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-=-… because he refuses to write unless it is important to him.-=-

Good. Everyone should refuse to do ANYTHING that’s not important.

-=-What do people write
when they have no reason to write, I wonder? That's just silly.-=-

Yes, exactly. It’s just schoolish and thought-free.
When people have no reason to write they write about things like the major exports of Peru or the major rivers of China.

-=-Now wait a minute! <g> I just finished trying to do NaNoWriMo -
trying to write 50,000 words in the month of November, just because.-=-

Just because you WANTED to. That’s a good reason.

-=-Topics about curriculum and programs and step by step reading manuals were mentioned.-=-

You might tell him that’s for assembly line learning and your children are not on a mass assembly line. http://sandradodd.com/reading has lots of moms’ stories of late but happy readers. And nearly-all-of-a-sudden readers.

-=-That's going ok although my 8 y.o. dd is asking why she has
to read. Hmm.-=-

I hope you’re not telling her she has to read. “Have to” is the death of choice and of “want to.”

-=-What is
bugging me, though, is their desire to watch cartoons, staring
blankly at the tv. Perhaps I am the one who needs some deschooling
but I find myself encouraging other activities, i.e. using the

I think having a mother who thinks a child is “staring blankly” is worse than any cartoon.
And I seriously doubt they’re “staring blankly.”

“Using the computer” can be seen as “staring blankly,” and the idea that any computer is better than any TV is a prejudice one would do well to dump. http://sandradodd.com/tv (read the Gilligan’s Island thing, which is very short)

-=I guess I need a good book to give me direction or maybe a way to
deschool myself.-=-

Maybe the idea that you “need a good book to give you direction” is another prejudice to get over.

Why read a book that was written years ago when you can correspond with people who are unschooling their real kids NOW, today? Here’s an ever-growing collection of sorted-by-subject accounts by real unschoolers: http://sandraoddd.com/unschooling
And here’s an article on my thoughts about my own kids not being the book-junkies I was as a kid: http://sandradodd.com/bookandsax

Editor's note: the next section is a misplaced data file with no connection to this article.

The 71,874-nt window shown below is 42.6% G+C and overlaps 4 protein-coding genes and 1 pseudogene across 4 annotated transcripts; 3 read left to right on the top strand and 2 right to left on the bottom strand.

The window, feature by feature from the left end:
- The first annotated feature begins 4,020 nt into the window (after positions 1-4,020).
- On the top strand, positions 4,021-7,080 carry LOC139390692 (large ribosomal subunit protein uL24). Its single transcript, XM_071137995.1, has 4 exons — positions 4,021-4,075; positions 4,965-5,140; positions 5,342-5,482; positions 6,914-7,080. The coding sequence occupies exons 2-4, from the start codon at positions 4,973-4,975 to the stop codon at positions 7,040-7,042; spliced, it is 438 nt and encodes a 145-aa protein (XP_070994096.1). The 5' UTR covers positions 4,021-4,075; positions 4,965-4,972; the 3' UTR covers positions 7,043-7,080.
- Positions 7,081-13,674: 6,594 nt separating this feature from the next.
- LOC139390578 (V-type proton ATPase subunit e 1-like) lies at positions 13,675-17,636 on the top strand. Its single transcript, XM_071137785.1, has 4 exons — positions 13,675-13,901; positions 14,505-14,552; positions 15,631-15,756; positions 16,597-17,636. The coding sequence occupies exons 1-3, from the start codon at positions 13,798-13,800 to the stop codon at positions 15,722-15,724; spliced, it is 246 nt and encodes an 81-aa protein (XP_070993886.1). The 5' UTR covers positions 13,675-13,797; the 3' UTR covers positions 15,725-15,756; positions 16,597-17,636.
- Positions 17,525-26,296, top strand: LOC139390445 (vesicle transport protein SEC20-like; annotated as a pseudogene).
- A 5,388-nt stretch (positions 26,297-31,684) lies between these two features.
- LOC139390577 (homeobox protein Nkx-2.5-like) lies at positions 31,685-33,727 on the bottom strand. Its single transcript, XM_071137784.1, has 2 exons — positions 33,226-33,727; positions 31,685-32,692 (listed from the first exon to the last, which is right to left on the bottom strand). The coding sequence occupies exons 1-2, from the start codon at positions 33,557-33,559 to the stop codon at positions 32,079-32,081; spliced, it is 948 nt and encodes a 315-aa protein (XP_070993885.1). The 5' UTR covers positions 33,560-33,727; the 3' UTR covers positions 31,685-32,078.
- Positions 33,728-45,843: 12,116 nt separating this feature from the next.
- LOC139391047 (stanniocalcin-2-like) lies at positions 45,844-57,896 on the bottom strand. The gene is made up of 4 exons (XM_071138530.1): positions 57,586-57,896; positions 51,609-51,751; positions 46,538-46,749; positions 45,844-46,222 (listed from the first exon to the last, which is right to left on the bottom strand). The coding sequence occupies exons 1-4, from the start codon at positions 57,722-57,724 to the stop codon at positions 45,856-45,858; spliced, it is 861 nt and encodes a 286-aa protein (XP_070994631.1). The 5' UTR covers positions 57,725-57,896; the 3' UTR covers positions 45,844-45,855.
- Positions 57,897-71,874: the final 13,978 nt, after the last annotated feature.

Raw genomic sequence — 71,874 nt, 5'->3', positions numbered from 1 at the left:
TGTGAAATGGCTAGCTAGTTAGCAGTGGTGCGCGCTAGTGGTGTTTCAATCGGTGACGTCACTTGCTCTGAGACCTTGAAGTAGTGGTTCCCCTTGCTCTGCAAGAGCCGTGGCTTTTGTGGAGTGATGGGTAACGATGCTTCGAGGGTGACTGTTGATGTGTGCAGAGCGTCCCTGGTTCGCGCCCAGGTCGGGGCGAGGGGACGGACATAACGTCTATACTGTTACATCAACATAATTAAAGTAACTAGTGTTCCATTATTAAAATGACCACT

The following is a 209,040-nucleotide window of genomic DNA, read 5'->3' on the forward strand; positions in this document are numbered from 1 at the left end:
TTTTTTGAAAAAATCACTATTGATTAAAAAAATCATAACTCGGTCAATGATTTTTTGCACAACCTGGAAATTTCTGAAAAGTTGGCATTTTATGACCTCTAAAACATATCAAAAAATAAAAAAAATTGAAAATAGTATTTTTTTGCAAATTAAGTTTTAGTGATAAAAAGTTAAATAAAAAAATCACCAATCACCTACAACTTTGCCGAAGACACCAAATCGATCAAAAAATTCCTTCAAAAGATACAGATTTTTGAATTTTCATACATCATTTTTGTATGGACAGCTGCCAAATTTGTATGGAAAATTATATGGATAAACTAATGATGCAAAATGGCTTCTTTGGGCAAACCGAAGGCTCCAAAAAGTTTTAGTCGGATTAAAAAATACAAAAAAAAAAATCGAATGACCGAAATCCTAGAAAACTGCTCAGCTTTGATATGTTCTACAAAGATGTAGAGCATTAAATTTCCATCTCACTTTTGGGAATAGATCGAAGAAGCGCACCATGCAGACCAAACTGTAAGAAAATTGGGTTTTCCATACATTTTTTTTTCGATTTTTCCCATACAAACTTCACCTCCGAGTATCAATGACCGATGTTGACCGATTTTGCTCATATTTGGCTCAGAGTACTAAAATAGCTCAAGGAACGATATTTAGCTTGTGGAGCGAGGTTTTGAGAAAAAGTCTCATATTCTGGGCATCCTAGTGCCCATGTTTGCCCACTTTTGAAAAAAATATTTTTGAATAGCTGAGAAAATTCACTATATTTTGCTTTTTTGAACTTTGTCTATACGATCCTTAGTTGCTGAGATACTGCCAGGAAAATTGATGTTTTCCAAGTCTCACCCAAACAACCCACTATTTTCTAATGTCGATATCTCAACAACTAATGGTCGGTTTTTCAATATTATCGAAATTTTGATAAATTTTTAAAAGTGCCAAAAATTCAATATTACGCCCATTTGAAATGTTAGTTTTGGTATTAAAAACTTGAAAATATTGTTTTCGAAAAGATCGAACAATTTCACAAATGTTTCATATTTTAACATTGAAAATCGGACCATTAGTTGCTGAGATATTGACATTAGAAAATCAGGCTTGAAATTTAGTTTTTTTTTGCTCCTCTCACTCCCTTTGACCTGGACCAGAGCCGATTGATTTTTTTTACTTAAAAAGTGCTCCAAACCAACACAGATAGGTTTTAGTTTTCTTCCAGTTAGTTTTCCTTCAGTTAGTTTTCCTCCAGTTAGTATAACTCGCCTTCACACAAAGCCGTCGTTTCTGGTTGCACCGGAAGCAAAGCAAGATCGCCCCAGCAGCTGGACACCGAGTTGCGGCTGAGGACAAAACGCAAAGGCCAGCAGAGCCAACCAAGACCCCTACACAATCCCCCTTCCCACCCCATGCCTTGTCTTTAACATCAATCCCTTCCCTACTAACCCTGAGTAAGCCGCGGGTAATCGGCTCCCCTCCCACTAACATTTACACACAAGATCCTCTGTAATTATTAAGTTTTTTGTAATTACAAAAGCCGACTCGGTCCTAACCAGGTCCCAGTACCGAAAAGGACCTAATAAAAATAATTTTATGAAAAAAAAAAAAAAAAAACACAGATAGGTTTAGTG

Here, many deschooling ideas and links: http://sandradodd.com/deschooling

-=-Is it NOT an unschooling idea
to let them follow their interests, like with my 8 y.o.? She loves anything about planets and the solar system. We've put glow-in-the-dark constellations on her ceiling, hung the planets on the ceiling and I thought her wanting to pick out books at the library was the right thing to do.-=-

There’s no one “the right thing.” Why just books? What’s wrong with videos or the internet? There are WONDERFUL space sites. What you’ve done is what school might have done. Hang up planets and get books. That’s a very small bit of a very large universe. And what about the sky itself? Is there an observatory in your town or do you have a telescope? Do you have a calendar that shows phases of the moon?

-=-don't think I'm going over-board following their interests. Katie says she's had enough of solar system for now. That happens to be an interest of mine also but if she's had enough, we're done! :-)-=-

If your happiness depends on her interest, or when she has had enough you consider that you’re BOTH done (even though it’s an interest of yours too), then that is more than just going overboard. It’s co-dependency. It will help you move more quickly toward really understanding and trusting natural learning for you to separate your own interests and successes from hers. If she’s had enough, you don’t have to “be done’ at all. And you are NEVER “done” with an interest. Your “unit” on the solar system will continue until you die or Alzheimer’s take you or the world ends. Hers too. And they’re not “the same unit” or the same set of interests or experiences.

-=-I'm the bad guy for "giving them everything they
want" and spoiling them.-=-

You might read that and steal the good parts for your own arguments. Feel free!

My kids are not needy. It’s wonderful. They can easily say “no thanks” to things I would have (and most kids will) JUMP at. They have no desperation for food or experiences or attention. They’re willing to share and to wait, because they have had so much and they have every expectation there will be enough for them. Abundance. A $2 box of pastries will do WAY less damage than a negative message from a parent. And no therapist on the earth works for $2. Look how much you save by providing abundance now and avoiding therapy later!

-=-Tired from working alone I get cranky during the day which spoils the positive space. They on the other hand are happily watching the next show cuz they love it.-=-

Other people have said it better than I can.